Campgrounds have become a safe bet for Albertans looking to get away this spring and summer amidst a pandemic.
James Lee, chair of the Bob Lochhead Memorial Lions Campground in Black Diamond, is already noticing the trend.
“I believe it’s going to be a record year,” said Lee. “It’s been packed.”
The riverside campground opened May 1 and the sites are filling up fast. Lee said they’re already 70 per cent booked for the season.
“We’re probably 15 to 20 per cent over what we normally experience by this time of year,” he said. “Because of the restrictions in B.C., Albertans are staying more local. At least 95 per cent are Albertans.”
While making his rounds and speaking with campers the past three weeks, Lee has learned that many are new to the camping world. He said most want to get out and spend quality time with family away from home.
“I think, like all of us, after a long winter of basically being in lockdown, people are looking forward to that time with their families outdoors,” he said. “The trails aren’t crowded here so there’s lots of space to walk and bike.”
The campground boasts 52 spacious sites along the Sheep River. Forty per cent are occupied by campers staying the entire season and 10 sites on the north side are currently occupied by crews doing construction work on Highway 22 near Longview.
An advantage the Black Diamond campground has over some others in Alberta is it’s opened all of its bathrooms and showers for the season, which means they’re being cleaned at least three times a day, said Lee.
“We want people to enjoy the experience and we certainly don’t want them getting COVID,” he said.
Just three kilometres west, the Turner Valley Municipal Campground is having a slow start, but the Town’s community services and business development manager Monique LeBlanc expects that will change.
“By the number of inquiries, and based on last year’s usage numbers, Turner Valley Municipal Campground is becoming more popular as camping activity increases in the area,” said LeBlanc. “We are forecasting a busy season as it serves both as a destination for families wishing to be close to Kananaskis and facilities such as the pool, and it also serves to absorb some of the overflow from Sandy McNabb and Bluerock sites.”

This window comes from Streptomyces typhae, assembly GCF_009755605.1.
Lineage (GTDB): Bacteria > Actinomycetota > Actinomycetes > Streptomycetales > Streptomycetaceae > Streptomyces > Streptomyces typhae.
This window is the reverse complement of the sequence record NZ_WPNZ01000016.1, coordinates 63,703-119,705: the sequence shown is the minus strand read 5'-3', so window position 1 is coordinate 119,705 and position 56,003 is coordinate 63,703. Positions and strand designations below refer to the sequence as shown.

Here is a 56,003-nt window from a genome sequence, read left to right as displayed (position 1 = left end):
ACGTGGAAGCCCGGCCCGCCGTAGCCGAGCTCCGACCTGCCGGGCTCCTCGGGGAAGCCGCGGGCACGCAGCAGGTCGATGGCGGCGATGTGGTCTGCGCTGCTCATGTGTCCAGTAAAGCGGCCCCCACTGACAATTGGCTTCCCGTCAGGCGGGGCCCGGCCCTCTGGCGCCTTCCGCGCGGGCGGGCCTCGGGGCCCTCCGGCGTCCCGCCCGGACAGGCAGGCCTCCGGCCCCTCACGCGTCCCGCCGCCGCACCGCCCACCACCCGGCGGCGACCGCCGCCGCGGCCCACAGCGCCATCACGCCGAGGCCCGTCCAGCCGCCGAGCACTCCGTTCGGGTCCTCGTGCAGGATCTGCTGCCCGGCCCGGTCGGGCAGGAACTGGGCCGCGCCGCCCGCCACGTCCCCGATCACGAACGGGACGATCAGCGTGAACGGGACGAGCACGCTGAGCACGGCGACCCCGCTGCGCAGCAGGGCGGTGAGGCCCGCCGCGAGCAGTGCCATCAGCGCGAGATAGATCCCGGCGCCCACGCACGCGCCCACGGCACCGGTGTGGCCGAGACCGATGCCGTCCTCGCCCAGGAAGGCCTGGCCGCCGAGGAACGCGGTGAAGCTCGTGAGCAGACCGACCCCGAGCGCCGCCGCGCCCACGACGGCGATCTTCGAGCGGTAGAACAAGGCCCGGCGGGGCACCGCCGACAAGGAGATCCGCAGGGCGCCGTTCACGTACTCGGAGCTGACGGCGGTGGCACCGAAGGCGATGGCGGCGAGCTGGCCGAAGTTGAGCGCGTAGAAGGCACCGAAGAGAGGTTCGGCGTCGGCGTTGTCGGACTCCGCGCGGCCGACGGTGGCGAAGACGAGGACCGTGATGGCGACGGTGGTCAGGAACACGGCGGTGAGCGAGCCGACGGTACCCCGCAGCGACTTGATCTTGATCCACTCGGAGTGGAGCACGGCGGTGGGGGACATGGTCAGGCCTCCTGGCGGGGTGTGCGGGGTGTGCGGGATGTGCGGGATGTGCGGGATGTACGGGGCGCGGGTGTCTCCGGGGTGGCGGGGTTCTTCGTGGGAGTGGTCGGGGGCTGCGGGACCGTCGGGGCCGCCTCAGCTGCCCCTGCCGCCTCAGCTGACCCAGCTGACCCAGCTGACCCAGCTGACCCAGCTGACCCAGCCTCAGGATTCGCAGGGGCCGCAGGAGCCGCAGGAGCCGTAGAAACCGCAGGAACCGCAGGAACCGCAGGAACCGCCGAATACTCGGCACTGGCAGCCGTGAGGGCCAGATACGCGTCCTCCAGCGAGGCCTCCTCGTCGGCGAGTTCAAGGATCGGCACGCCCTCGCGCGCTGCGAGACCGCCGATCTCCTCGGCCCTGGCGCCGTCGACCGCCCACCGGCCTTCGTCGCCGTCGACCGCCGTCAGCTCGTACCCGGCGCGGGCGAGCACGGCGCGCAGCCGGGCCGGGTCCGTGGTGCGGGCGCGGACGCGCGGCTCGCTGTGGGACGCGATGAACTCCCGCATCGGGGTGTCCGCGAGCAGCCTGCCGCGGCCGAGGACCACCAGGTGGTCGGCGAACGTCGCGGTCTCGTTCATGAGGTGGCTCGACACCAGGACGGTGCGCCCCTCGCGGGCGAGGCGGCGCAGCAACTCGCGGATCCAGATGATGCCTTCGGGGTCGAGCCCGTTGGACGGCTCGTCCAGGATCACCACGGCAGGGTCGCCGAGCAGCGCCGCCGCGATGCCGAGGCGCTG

The Turner Valley campground opened May 1, with an estimated maximum capacity of 40 per cent in the 18 sites the first three weeks.
LeBlanc said sites cannot be reserved in advanced due to insufficient staff resources to manage the work needed to reserve sites. Instead, a campground host is on site to greet campers, provide information and collect fees.
Similar to the Bob Lochhead campground, LeBlanc said the Turner Valley facility has opened its shower and washroom facilities to patrons this season and is adhering to the COVID-related measures including frequent sanitizing of the bathrooms, showers, picnic tables and other public areas.
“Most camping units are self-contained, however, the opportunity to have the option of using the facilities is important to many campers, especially during COVID where it may limit tenters from camping here,” she said. “It is a benefit often taken for granted until it isn’t available. The more services we can keep open the better the camping experience will be for all our visitors.”